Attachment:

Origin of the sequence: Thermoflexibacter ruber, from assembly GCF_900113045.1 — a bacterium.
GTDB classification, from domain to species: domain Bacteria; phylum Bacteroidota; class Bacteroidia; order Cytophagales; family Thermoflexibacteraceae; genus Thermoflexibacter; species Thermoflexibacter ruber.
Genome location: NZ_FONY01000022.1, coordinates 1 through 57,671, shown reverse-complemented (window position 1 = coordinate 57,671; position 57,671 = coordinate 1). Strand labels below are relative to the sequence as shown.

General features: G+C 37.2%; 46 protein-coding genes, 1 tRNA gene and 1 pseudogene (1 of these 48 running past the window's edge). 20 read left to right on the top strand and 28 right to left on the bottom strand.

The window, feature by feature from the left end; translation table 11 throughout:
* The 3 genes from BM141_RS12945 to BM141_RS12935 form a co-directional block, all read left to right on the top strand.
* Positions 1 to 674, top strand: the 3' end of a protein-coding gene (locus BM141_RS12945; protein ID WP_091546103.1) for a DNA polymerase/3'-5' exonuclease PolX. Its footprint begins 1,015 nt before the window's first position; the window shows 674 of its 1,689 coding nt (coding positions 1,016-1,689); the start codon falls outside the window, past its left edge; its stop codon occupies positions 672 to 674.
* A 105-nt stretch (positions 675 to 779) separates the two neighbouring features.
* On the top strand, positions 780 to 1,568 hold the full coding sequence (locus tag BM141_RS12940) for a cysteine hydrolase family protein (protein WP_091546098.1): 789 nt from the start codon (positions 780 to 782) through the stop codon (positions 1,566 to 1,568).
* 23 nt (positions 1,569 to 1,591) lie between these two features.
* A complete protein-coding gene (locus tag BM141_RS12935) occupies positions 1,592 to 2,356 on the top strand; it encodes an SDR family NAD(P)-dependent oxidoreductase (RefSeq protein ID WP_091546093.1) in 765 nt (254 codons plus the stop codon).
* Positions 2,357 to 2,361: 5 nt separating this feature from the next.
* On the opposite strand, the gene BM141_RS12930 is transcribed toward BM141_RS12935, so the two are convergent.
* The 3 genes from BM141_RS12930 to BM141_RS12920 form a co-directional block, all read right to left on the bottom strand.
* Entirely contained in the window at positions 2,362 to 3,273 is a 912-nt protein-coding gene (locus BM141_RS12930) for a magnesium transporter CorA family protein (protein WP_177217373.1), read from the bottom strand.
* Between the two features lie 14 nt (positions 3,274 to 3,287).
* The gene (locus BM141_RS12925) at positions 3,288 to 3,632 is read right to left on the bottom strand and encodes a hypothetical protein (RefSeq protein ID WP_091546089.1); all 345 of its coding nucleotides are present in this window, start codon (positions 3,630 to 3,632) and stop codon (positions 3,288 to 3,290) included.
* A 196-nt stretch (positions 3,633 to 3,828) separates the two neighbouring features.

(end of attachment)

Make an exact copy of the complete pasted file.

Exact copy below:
Origin of the sequence: Thermoflexibacter ruber, from assembly GCF_900113045.1 — a bacterium.
GTDB classification, from domain to species: domain Bacteria; phylum Bacteroidota; class Bacteroidia; order Cytophagales; family Thermoflexibacteraceae; genus Thermoflexibacter; species Thermoflexibacter ruber.
Genome location: NZ_FONY01000022.1, coordinates 1 through 57,671, shown reverse-complemented (window position 1 = coordinate 57,671; position 57,671 = coordinate 1). Strand labels below are relative to the sequence as shown.

General features: G+C 37.2%; 46 protein-coding genes, 1 tRNA gene and 1 pseudogene (1 of these 48 running past the window's edge). 20 read left to right on the top strand and 28 right to left on the bottom strand.

The window, feature by feature from the left end; translation table 11 throughout:
* The 3 genes from BM141_RS12945 to BM141_RS12935 form a co-directional block, all read left to right on the top strand.
* Positions 1 to 674, top strand: the 3' end of a protein-coding gene (locus BM141_RS12945; protein ID WP_091546103.1) for a DNA polymerase/3'-5' exonuclease PolX. Its footprint begins 1,015 nt before the window's first position; the window shows 674 of its 1,689 coding nt (coding positions 1,016-1,689); the start codon falls outside the window, past its left edge; its stop codon occupies positions 672 to 674.
* A 105-nt stretch (positions 675 to 779) separates the two neighbouring features.
* On the top strand, positions 780 to 1,568 hold the full coding sequence (locus tag BM141_RS12940) for a cysteine hydrolase family protein (protein WP_091546098.1): 789 nt from the start codon (positions 780 to 782) through the stop codon (positions 1,566 to 1,568).
* 23 nt (positions 1,569 to 1,591) lie between these two features.
* A complete protein-coding gene (locus tag BM141_RS12935) occupies positions 1,592 to 2,356 on the top strand; it encodes an SDR family NAD(P)-dependent oxidoreductase (RefSeq protein ID WP_091546093.1) in 765 nt (254 codons plus the stop codon).
* Positions 2,357 to 2,361: 5 nt separating this feature from the next.
* On the opposite strand, the gene BM141_RS12930 is transcribed toward BM141_RS12935, so the two are convergent.
* The 3 genes from BM141_RS12930 to BM141_RS12920 form a co-directional block, all read right to left on the bottom strand.
* Entirely contained in the window at positions 2,362 to 3,273 is a 912-nt protein-coding gene (locus BM141_RS12930) for a magnesium transporter CorA family protein (protein WP_177217373.1), read from the bottom strand.
* Between the two features lie 14 nt (positions 3,274 to 3,287).
* The gene (locus BM141_RS12925) at positions 3,288 to 3,632 is read right to left on the bottom strand and encodes a hypothetical protein (RefSeq protein ID WP_091546089.1); all 345 of its coding nucleotides are present in this window, start codon (positions 3,630 to 3,632) and stop codon (positions 3,288 to 3,290) included.
* A 196-nt stretch (positions 3,633 to 3,828) separates the two neighbouring features.